A few months ago Paul Virostek contacted me to ask a few questions about my field recording practice and launch it as an interview on his second series of “A month of field recordists”. It was (really) an honour, and a surprise, since his blog – and his books – have been what inspired me most to pursue this practice, after my kick off that I mention on the interview. If you haven’t yet, I can definitely recommend listening to his interview on the A Sound Effect Podcast, where Paul shares a very interesting perspective of creating sounds (starting at 17:08).
What has been happening since this interview?
I’ve been working most of the time as a sound recordist for tv, to understand even more that creating sound is more important than ever. Without any other reason than being tied up to old methods, sound is often still a shadow of the photography work or how Paulo Dantas has recently put “when they say sound, they mean text“. The contribution of sound in many forms of media is still largely overlooked. It is important that us sound recordists are able to contribute with our work, go beyond what is expected and open a friendly dialogue on this issue.
Casually I have been also mentoring someone who spontaneously got interested on these sound affairs and this is so important because they will never again be passive about sound.
A collaboration for Woodcraft Productions, featuring some recordings of forests around the world:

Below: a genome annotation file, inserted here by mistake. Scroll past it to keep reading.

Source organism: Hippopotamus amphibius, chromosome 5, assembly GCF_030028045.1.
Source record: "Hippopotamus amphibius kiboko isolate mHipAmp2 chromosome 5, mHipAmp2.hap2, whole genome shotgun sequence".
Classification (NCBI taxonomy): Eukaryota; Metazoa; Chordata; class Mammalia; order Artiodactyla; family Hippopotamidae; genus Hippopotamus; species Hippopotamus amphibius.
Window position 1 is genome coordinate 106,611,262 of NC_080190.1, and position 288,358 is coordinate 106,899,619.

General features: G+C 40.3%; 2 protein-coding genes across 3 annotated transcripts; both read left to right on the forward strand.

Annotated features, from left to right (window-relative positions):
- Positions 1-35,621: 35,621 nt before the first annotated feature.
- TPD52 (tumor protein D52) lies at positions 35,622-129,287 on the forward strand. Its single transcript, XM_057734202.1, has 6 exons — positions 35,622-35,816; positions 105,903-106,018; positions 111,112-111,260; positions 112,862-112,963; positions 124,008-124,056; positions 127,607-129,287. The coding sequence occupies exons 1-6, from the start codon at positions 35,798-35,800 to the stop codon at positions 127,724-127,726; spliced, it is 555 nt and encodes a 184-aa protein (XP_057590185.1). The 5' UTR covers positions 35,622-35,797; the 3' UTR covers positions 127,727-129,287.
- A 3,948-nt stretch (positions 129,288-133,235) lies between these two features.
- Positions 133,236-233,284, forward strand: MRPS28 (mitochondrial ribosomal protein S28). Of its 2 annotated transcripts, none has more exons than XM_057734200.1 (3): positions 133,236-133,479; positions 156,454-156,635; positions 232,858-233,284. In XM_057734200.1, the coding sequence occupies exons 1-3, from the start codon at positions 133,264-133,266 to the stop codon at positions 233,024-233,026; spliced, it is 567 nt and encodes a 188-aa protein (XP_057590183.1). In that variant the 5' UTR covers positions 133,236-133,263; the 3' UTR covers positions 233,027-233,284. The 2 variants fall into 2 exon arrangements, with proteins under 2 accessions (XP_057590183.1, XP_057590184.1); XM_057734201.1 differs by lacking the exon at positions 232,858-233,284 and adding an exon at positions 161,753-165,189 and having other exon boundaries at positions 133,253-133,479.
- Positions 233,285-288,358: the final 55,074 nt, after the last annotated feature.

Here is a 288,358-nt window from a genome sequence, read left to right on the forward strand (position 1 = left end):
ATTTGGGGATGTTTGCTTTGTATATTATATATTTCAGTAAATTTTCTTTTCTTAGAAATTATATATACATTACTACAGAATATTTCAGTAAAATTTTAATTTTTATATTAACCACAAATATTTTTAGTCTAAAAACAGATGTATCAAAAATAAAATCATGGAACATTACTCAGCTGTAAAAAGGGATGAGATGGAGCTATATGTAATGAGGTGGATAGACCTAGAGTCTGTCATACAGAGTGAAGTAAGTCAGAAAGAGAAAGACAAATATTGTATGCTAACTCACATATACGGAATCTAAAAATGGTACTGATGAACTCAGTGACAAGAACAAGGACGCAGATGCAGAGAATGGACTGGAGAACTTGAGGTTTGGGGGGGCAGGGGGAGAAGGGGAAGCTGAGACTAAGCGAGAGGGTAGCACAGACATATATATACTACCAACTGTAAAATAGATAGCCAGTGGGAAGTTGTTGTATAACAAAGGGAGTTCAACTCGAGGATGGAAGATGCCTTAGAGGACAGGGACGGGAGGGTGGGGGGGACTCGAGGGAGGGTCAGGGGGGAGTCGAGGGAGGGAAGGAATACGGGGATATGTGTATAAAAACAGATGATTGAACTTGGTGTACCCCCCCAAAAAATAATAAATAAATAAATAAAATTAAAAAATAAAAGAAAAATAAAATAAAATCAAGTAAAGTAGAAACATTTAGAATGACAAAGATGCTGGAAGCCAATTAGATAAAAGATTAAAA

I purchased AudioFinder to use as my default sound search database and embedding metadata to my own recordings (planning a review and guide on the software until the end of the year).
Meanwhile, very recently I upgraded my own recording gear with a Sound Devices 702 and a stereo pair of Sennheiser MKH 8020. In about three weeks, they will be recording the Swedish fall in the forest.
But most of all I have been listening to some very interesting field recordists and reading about their work:
Read here the how Curtis R. Olson has been exploring stereo microphone arrays for ambience recordings.
Reading about sound in slightly different contexts has been fundamental to expand my construction and open questions about sound perception and how different peoples relate and use it. I can point out Steve Feld’s Dialogic Editing: Interpreting How Kaluli Read Sound and Sentiment, along with the album Voices of the Rainforest, which shows a representative soundscape of the life of the Kaluli people of Bosavi, in Papua New Guinea.
“My work in Sound and Sentiment was to demonstrate how sound is constructed and interpreted as the embodiment of feelings; that is, as aesthetically affecting evocation in the Kaluli ritual performance of weeping and poetic song.”
In the near future? A journey into the urban and rural effervescent and warm welcoming south of Brazil. Yes, my new gear will come along to the big adventures.